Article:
A McDonnell Douglas DC-10-30 aircraft (Registration Mark 2K-NZP), owned and operated by Air New Zealand, Ltd., as non-scheduled air transport flight TE-901 from Auckland, New Zealand to Christchurch, New Zealand, over Antarctica, collided with Mount Erebus, Antarctica, on November 28, 1979, killing all 257 persons aboard. The accident has caused widespread attention in that, up to this day, controversies and debates remain over the true cause of the accident, and in the amount of responsibility and accountability the airline and its crew should assume.
Public opinion also remains polarized.
The accident report compiled by Ron Chippindale, the chief inspector of air accidents, attributed blame to the decision of Captain Jim Collins to descend below the customary minimum altitude level, and continue at that height when the crew was unsure of the plane’s position. The aircraft altitude was 445 meters (1465ft), way below the customary minimum prohibited descent below 1830 meters even under good weather conditions. The flight plan led Collins to believe that the plane was over flat ground, and previous Flight 901 pilots regularly flew low over the area to give passengers a better view.
The New Zealand Government also conducted a one-man Royal Commission of Inquiry into the accident. On April 27, 1981, Justice Peter Mahon cleared the crew of blame for the disaster. According to Justice Mahon, the cause of the crash was the interaction a series of entries of co-ordinates into the plane’s navigation computer, including an erroneous entry from years earlier, its correction on the morning of the crash and entries of the flight plan.
The result was that the pilots thought they were flying over low flat ground when they were in fact flying directly into the mountain; there was a whiteout at the time.
No one’s action was the cause if the crash; it was the cumulative result of the series of actions. Justice Mahon also found that the radio communications center at McMurdo Station had authorized Collins to descend to 450 meters. Controversially, Justice Mahon accused Air New Zealand executives of cover-up, disposal of evidence and subterfuge, famously using the phrase “orchestrated litany of lies”. However, the Privy Council consequently found that Justice Mahon, as Royal Commissioner, had acted in excess of his jurisdiction and contrary to natural justice regarding those allegations.
In their judgment, delivered on 20 October 1983, the five Law Lords of the Privy Council dismissed the Commissioners appeal and upheld the decision of the Court of Appeal decision, which set aside the costs order against the Airline, on the grounds that Mahon had committed clear breaches of natural justice. On the basis that the requirements for the crime of criminally negligent killing could be made out, were the required actions and mental state to have been those of a human being, the accident cannot be blamed to the pilots and crew of Flight 901.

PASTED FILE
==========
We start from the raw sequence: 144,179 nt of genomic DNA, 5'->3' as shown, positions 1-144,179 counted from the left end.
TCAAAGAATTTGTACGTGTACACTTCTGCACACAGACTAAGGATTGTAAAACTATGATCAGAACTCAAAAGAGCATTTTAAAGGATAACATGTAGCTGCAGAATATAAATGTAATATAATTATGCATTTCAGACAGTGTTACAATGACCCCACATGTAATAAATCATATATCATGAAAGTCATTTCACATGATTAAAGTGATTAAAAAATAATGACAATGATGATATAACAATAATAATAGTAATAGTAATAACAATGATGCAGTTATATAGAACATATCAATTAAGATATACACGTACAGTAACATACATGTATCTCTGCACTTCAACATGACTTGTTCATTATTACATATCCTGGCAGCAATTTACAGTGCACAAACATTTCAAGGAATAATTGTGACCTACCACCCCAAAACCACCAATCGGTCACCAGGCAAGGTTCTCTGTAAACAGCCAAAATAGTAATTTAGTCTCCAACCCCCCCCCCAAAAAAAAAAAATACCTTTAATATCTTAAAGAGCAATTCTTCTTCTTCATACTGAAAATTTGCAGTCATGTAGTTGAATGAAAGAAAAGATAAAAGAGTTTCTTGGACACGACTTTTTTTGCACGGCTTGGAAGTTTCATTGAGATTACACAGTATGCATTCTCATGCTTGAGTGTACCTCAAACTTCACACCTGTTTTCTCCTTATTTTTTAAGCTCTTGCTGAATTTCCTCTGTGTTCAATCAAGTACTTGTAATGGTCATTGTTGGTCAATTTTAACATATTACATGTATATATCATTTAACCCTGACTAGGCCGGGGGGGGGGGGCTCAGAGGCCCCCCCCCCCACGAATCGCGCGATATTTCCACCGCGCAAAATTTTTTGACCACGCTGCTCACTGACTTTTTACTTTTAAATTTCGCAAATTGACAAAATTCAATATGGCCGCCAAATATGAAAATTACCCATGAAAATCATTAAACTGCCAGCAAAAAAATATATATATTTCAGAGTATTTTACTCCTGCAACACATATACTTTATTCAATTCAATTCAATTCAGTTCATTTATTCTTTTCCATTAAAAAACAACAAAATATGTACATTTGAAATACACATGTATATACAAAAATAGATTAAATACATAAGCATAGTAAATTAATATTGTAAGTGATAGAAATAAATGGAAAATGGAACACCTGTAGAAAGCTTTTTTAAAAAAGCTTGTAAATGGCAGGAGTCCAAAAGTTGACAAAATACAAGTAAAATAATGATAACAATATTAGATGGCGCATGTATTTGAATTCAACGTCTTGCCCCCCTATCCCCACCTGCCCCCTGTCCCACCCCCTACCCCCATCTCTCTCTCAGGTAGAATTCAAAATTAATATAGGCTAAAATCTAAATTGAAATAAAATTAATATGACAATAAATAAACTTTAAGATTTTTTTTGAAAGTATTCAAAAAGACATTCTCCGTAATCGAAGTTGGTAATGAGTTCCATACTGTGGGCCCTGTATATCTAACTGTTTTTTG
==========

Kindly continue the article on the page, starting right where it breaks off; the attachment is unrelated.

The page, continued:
According to the Section 23 of the Criminal Code: “Subject to the express provisions of this Code relating to negligent acts and omissions, a person is not criminally responsible for an act or omission which occurs independently of the exercise of his will, or for an event which occurs by accident. It can be recalled that the crash was caused by interaction a series of entries of co-ordinates into the plane’s navigation computer without the knowing of the pilots. Clearly, the pilots and the crew were not accountable for the disaster.
However, Air New Zealand is still criminally and morally responsible for the loss of lives of the Flight 901 passengers. At the time of the crash, the Civil Aviation (Carriers’ Liability) Act 1959 was available to impose liability on corporations. The Act was enacted to implement the Warsaw Convention in Australian law. Basically, the Warsaw Convention imposes strict liability on international air carriers in respect of death or personal injury to passengers, destruction or loss of or damage to registered baggage or cargo. Liability under the Warsaw Convention for personal injury or death ranges to from 125,000 to 250,000 francs.
If the Warsaw Convention cannot be applied, liability may still be imposed under Australian law. Part IV of the Carriers’ Liability Act 1959 applies to air carriage between Australian States; to from or in an Australian Territory; or between Australia and another country. For such air carriage, liability for death or personal injury is currently capped at $500,000. Moreover, the catastrophic crash of Air New Zealand flight 901 into Mt. Erebus provides an interesting case in examining the idea of corporate moral responsibility.
A principle of accountability that has Aristotelian roots and is significantly different from the usual strict intentional action principles maintains that a person can be held morally accountable for previous non-intentional behavior that has harmful effects if the person does not take corrective measures to adjust his ways of behavior so as not to produce repetitions. In the case of Flight 901, the pilots and the crew were not morally accountable since they were not informed about the series of corrections that caused the crash. They could have taken corrective measures had they known these changes.